Many companies face a tough challenge: Connecting their embedded systems to the Internet of Things (IoT). To do this, code must be written by a software engineer. But what kind of software engineer do you need to write these types of applications?
You may or may not already have software engineers on your team. In either case, it’s important to understand that software engineers dealing with embedded systems are very different from other types of software engineers—including the enterprise software engineers on your development team.
How so? It’s not that embedded systems software engineers are any smarter or better than enterprise engineers; it’s the environment of embedded systems that makes them different. Let’s take a closer look.
Understanding the physical system
Enterprise engineers building cloud accounting software, for example, generally don’t know what physical systems it is going to run on, or the specific location from where it will run. It’s just going to run in the cloud somewhere. They have a set of languages and frameworks to use, but really don’t know if it’s going to run in a rack somewhere in Colorado, on a server inside a company, or on a Raspberry Pi. For the vast majority of cases, this information simply isn’t necessary to write a perfectly good enterprise application for the cloud.
Embedded engineers, on the other hand, know exactly what chip their stuff is going to be running on. They know the processor, down to the exact version, because that matters when they need to talk to sensors in their system. Hardware interfaces matter, a lot, especially with IoT devices. Embedded systems engineers need to understand the physical system down to the smallest detail, and therefore work directly with the hardware designers. In most cases, they end up reviewing and requesting changes involving the hardware. Sometimes they don’t have that luxury, and just have to work with the system as is, somehow connecting it to the Internet of Things. That’s not the perfect scenario, but is something an embedded engineer encounters.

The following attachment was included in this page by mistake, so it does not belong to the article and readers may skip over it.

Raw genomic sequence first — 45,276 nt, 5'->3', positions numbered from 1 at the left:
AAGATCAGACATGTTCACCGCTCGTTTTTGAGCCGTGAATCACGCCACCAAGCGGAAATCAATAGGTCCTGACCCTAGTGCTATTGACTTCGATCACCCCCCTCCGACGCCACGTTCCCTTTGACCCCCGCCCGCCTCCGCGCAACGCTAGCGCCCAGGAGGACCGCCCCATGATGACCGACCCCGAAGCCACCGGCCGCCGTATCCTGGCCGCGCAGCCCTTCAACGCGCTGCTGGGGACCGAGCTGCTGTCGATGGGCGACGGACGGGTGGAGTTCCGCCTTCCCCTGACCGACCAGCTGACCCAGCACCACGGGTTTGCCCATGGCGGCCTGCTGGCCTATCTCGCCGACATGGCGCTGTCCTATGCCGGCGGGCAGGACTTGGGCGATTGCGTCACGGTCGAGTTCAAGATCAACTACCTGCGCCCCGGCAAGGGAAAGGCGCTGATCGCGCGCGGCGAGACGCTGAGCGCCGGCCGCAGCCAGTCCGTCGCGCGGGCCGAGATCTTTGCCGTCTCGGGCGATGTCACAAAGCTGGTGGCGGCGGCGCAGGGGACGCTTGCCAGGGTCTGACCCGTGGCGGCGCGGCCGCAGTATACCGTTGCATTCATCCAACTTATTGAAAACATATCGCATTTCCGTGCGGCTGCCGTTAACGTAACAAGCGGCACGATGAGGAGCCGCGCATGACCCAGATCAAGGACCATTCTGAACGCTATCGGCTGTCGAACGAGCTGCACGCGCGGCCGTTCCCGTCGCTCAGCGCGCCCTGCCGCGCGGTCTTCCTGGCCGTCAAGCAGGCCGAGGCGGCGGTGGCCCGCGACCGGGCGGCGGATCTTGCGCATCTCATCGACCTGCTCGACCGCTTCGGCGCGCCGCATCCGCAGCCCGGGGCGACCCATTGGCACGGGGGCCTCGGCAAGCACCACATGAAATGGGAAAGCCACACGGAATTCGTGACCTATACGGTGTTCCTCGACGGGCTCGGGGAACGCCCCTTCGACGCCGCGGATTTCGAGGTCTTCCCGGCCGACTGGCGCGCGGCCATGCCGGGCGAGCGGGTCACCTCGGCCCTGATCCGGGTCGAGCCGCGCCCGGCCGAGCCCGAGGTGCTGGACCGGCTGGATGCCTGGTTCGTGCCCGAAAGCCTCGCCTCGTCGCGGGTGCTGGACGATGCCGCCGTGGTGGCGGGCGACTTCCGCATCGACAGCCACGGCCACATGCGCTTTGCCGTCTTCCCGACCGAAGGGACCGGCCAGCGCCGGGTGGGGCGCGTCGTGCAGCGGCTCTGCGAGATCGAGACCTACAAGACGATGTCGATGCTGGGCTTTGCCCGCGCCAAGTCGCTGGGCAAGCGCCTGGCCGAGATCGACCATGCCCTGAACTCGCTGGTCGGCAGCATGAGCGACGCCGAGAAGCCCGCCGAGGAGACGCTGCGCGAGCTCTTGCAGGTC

Other physical constraints the embedded engineer faces when developing software are:
- Harsh environments
- Limited space
- Power availability
- Constricted memory or processing options
- Difficult communication connectivity
These things require a skill set unique to an embedded engineer. Embedded engineers have to know, in detail, about the physical system, because they are interfacing at that level.
Domain expertise differs
Back to our cloud accounting example, the enterprise engineer has to know a lot about business systems for the application to be viable in the business environment. Embedded system engineers need to know something about the domain that the system is in, but generally are not deep domain experts. It’s more important that they have general embedded system knowledge.
Let your domain experts focus on your domain
Your domain experts are a rare commodity. Ideally, they focus on the specifics of your domain, and not the “rest of the stuff.” Every embedded system has a few things in common, and good embedded engineers are well-versed in these areas:
- Receiving data
- Rate that data is received
- How that data is processed
- Response rate
- Communication and environmental limitations
- User interface
- Securing the system and data
In many ways, this list requires the same skill set if you’re developing an embedded system for an HVAC system or a petroleum metering system. A good embedded engineer can form a common vocabulary with your domain experts to address these things and free up your domain expert to work on other projects.
You might have to look outside for help
Whether you have a large or small team, you may just need a few extra sets of hands to handle the common elements of building an embedded system to free up your domain experts to work on important domain issues.
Or, if you discover that you don’t have the embedded software engineering expertise in-house, you’ll end up looking for a company that possesses the knowledge and understanding of embedded systems. Understand that these people don’t need to be domain experts in your industry; they need domain expertise in developing embedded systems.
Using the criteria outlined above, find a company with extensive experience developing embedded systems for companies that are in the same situation as you find yourself. Make sure whomever you choose has the same level of domain expertise in embedded systems as the level of your team’s domain expertise in your industry.